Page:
Harold Wilson and Tony Blair both succeeded by defining themselves early and on their own terms. Wilson caught the national mood with his plan for a “New Britain”, shaped by the “white heat of the technological revolution”, a theme consciously echoed, with even greater electoral success, by Blair’s “New Britain”.

David Cameron drew lessons from Blair’s success too. Cameron’s most effective tactic as Opposition leader was to take an issue of public resonance, address it in plain English, and adopt a stance. He would embrace a policy which, while not necessarily providing a holistic solution, nevertheless was both practical and symbolic. In this, he was clearly influenced by Blair’s ‘pledges’, such as to ‘get 250,000 under-25 year-olds off benefits and into work by using money from a windfall levy on the privatised utilities’, at the heart of Labour’s successful election campaign in 1997.

The weakness of the alternative “safer” approach can be seen in the vacuity of  the rhetorical cul-de sac in which New Labour ultimately parked itself: vague phrases like ‘your community safer’ and ‘your children with the best start’, cut no mustard with voters.

While learning from past Labour Oppositions what not to do, Starmer will also need to be clear in his own mind what he should do. So far, according to YouGov, Starmer is the most popular Labour politician: not bad going. But once the UK emerges from COVID he will then need to act sufficiently quickly, for the history of previous Opposition leaders suggests that electoral doom awaits those who fail to define themselves on their own terms and instead are defined negatively by their opponents.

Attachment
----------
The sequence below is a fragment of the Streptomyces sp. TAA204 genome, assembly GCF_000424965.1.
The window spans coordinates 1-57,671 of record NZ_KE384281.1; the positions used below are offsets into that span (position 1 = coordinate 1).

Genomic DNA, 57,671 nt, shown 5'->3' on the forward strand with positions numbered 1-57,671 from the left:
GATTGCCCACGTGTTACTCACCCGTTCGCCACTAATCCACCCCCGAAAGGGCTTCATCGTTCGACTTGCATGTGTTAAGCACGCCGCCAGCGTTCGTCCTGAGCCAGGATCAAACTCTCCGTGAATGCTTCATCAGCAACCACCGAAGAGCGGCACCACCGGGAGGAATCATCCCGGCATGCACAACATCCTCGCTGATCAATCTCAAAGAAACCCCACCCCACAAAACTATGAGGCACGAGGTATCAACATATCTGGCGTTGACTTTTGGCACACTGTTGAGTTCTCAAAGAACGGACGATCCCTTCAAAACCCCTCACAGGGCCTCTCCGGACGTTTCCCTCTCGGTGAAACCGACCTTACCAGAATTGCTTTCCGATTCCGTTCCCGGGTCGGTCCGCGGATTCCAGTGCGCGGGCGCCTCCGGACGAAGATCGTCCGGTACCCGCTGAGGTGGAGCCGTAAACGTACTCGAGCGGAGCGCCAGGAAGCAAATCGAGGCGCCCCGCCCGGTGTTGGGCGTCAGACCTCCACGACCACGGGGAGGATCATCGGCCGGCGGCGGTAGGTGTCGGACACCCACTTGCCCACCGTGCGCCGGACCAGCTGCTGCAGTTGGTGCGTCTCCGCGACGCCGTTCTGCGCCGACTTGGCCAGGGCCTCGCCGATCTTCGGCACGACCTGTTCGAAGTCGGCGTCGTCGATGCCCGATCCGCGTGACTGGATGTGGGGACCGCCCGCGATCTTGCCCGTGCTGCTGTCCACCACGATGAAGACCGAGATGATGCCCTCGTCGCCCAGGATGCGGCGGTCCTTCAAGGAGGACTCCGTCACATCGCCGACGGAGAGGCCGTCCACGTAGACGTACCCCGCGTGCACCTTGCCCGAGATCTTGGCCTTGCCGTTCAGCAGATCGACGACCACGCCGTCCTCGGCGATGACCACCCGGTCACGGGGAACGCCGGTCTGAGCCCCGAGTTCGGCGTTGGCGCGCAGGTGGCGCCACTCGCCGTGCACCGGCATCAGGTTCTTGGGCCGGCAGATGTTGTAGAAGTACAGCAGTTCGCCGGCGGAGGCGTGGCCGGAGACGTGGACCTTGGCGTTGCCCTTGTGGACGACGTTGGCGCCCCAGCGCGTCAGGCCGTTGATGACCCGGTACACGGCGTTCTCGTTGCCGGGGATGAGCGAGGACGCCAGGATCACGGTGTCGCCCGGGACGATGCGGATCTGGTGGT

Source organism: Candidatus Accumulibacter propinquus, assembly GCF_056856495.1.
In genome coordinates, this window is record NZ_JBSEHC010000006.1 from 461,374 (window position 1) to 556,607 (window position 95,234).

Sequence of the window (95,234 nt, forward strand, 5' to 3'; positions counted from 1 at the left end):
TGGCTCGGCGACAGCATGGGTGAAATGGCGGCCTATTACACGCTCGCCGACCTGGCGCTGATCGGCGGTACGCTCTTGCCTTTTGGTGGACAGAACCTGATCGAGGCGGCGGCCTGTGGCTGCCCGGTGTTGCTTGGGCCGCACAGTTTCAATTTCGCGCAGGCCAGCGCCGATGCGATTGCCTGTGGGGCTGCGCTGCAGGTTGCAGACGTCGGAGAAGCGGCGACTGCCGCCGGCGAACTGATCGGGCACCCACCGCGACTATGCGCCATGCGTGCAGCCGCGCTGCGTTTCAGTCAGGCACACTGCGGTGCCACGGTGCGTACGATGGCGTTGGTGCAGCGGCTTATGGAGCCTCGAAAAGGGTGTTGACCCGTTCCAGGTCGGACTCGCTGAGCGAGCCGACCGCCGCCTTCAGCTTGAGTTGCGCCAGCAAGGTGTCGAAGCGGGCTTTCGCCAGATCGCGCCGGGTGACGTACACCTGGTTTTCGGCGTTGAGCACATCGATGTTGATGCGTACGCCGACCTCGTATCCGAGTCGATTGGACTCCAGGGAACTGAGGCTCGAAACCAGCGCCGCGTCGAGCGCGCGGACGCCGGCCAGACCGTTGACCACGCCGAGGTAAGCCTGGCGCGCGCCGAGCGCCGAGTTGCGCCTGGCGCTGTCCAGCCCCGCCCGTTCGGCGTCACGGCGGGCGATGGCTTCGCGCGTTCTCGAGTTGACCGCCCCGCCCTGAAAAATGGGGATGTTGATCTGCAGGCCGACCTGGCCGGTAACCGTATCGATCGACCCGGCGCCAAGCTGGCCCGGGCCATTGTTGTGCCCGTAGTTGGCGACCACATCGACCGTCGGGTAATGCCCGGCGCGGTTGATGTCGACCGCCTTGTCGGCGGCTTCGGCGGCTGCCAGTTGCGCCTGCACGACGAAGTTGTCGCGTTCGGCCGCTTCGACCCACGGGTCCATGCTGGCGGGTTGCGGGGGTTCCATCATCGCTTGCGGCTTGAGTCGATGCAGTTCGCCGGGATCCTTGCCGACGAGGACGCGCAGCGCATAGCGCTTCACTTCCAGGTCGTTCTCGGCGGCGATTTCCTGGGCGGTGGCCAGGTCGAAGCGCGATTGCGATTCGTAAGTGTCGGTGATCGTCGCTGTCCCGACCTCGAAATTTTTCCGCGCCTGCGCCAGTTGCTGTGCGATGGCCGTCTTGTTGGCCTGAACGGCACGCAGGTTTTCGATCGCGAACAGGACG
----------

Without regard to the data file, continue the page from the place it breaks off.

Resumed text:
Looking ahead to next month’s elections

Looking ahead, Starmer faces his first real electoral litmus test in May’s elections, which now includes a by-election in former-stronghold-now-marginal Hartlepool.

While a disappointing showing at next month’s elections won’t be catastrophic, with unique circumstances and the possible electoral effects of that vaccine boost, it does show that there remains an incredible amount of work for the Labour Party to do in winning back the trust – and votes – of the public.